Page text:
- Matter and energy are the essential components of all systems. Matter is a general term for the stuff all physical objects are made of. Anything made of matter has a mass and occupies a region of space (e.g., solids, liquids, and gases). Energy is a mathematical concept that describes how much change can occur in a system. When there is more energy, more change can occur.
- Forces are also part of systems. A force is a push or pull interaction between two or more objects. Gravitational force, frictional force, and electromagnetic forces are common forces in our world.
- Nearly all systems are made of other subsystems. For example, the human body is made of interacting subsystems (e.g., the digestive system, circulatory system, and nervous system).
- The properties of a system are different from the properties of its individual components. The properties of a system emerge as a result of the system’s interactions. As a result, a system’s properties are sometimes called emergent properties.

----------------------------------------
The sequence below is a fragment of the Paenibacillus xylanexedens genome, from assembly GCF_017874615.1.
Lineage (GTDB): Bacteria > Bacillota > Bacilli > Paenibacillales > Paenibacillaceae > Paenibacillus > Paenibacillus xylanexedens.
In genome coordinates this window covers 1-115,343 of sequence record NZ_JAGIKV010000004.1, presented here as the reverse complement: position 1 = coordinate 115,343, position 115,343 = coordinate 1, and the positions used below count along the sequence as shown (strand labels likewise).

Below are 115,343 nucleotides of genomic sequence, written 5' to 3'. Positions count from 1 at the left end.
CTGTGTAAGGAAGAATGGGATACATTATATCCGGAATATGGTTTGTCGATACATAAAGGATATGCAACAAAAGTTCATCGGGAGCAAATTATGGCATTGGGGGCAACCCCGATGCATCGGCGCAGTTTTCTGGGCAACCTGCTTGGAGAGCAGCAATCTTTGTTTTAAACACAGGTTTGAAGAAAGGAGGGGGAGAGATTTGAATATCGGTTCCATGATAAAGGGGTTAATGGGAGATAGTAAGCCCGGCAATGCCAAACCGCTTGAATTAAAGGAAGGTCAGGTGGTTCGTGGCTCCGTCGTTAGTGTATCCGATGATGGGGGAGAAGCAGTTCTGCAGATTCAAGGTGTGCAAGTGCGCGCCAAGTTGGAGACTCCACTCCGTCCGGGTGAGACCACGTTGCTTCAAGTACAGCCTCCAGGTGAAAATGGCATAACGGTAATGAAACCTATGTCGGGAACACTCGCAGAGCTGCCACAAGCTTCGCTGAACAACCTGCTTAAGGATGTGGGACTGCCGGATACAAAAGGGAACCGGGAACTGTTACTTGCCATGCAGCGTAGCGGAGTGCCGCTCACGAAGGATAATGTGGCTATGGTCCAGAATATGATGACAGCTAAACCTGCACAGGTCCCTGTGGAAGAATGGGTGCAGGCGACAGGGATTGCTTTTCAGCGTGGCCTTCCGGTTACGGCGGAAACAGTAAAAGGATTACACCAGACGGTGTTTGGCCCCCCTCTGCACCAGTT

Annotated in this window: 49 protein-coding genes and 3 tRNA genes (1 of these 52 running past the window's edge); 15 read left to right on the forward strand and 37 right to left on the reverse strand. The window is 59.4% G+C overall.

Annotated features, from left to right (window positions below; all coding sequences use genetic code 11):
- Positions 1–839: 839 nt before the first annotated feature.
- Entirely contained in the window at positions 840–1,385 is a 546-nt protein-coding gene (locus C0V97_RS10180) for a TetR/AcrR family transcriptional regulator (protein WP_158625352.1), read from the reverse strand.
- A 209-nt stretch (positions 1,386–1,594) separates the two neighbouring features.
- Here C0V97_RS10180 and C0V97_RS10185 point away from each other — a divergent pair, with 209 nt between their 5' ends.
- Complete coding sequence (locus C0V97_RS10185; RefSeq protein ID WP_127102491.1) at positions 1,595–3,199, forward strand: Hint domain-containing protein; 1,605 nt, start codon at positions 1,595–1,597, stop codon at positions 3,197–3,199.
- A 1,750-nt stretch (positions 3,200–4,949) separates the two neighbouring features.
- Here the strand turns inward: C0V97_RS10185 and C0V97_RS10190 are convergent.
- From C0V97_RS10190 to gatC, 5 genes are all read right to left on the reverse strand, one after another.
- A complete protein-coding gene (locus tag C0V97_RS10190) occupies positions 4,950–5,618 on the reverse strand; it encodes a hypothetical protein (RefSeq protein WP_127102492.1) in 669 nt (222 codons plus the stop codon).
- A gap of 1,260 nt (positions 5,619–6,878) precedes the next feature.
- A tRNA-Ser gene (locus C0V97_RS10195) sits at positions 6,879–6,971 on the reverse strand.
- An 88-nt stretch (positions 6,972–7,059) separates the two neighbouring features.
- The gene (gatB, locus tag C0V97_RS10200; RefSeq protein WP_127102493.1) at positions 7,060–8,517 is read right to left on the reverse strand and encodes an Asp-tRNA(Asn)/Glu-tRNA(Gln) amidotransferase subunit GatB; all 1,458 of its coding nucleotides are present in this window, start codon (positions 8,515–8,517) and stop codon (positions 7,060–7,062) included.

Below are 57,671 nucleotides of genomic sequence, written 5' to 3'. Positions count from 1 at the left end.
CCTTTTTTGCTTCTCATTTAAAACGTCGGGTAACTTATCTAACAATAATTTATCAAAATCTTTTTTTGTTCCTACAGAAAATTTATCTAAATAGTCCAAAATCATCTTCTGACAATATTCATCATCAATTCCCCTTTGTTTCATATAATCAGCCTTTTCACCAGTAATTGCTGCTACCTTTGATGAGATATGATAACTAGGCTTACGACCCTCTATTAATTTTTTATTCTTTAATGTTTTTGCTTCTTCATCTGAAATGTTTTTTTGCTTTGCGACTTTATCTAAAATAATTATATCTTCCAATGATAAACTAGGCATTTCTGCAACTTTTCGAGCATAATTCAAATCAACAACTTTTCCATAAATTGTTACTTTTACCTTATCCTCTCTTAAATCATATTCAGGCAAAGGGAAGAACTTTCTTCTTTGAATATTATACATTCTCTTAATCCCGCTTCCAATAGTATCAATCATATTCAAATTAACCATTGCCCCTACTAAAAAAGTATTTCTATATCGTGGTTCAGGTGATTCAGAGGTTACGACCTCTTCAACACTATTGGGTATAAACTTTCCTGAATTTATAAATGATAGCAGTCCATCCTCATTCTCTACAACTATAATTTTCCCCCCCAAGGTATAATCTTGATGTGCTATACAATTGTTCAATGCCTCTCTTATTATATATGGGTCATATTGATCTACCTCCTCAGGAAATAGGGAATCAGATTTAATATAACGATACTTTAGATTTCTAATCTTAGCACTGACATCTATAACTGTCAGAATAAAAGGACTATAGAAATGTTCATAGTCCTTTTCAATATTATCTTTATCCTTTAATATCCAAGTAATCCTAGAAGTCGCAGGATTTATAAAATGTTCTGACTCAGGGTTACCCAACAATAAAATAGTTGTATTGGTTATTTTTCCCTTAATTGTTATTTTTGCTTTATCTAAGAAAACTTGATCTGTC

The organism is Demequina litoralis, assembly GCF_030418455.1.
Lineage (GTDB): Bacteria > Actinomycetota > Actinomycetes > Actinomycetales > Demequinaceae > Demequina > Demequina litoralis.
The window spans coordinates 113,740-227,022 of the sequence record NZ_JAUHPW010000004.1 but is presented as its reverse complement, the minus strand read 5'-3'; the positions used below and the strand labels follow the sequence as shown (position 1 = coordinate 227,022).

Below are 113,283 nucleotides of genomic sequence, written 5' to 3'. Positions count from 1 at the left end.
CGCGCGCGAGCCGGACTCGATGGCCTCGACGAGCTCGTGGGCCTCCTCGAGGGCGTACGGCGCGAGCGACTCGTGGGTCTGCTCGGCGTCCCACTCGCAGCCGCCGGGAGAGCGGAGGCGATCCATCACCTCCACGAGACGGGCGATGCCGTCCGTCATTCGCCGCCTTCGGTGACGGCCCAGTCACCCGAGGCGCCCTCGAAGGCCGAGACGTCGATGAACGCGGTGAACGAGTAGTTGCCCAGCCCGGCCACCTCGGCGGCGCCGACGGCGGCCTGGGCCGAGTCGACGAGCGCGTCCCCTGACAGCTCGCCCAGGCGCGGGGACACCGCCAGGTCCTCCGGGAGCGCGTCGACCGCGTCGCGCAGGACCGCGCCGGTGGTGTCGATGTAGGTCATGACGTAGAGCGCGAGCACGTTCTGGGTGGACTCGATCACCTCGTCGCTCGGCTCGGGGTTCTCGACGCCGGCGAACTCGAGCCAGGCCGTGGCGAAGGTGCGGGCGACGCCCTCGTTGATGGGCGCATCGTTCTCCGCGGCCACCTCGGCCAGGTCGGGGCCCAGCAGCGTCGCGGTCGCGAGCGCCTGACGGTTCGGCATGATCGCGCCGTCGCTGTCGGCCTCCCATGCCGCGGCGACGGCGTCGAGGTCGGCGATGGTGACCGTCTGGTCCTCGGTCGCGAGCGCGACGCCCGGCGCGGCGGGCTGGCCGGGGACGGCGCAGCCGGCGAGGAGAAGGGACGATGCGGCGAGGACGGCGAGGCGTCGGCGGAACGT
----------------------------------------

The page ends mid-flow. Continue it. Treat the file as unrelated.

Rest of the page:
Jen Folsom here writing this month’s SCIENCE corner. Regardless of which MSS course you explore, systems thinking is at the heart of what we do. This month, I'll share some tips about how to take a systems approach to understanding science and the world around us. In MSS: Organisms, we define organisms as biological systems. In MSS: Weather & Climate, we explore the atmosphere as a system. In MSS: Energy, we track energy transfers into and out of systems.
Sounds systematic doesn’t it? Well, it is. Like most of what we do here, we put a lot of effort, research, and field-testing into our definition of a system and our approach to exploring systems. Over time, we’ve come to realize that systems have boundaries, components, interactions, inputs and outputs, and properties. The human body is a great example of a system.
We’ve found that this way of thinking about systems has applicability across the fields of science. For example, in order to really make sense of complex things (e.g., organisms, the atmosphere, skateboards flying down ramps, chemical reactions), it’s been helpful for us to think about each thing as a system. It gives us a frame for starting our investigation and has often led us to see things we otherwise would have missed. It also helps solidify and expand our understanding of matter, energy, forces, and properties — ideas that wind through all of science. And best of all, it has caused us to ask some fascinating questions about the world around us.
Pick anything around you, and give systems thinking a whirl. We bet you find yourself investigating your world in ways you might not have expected.
A few key things to note about systems: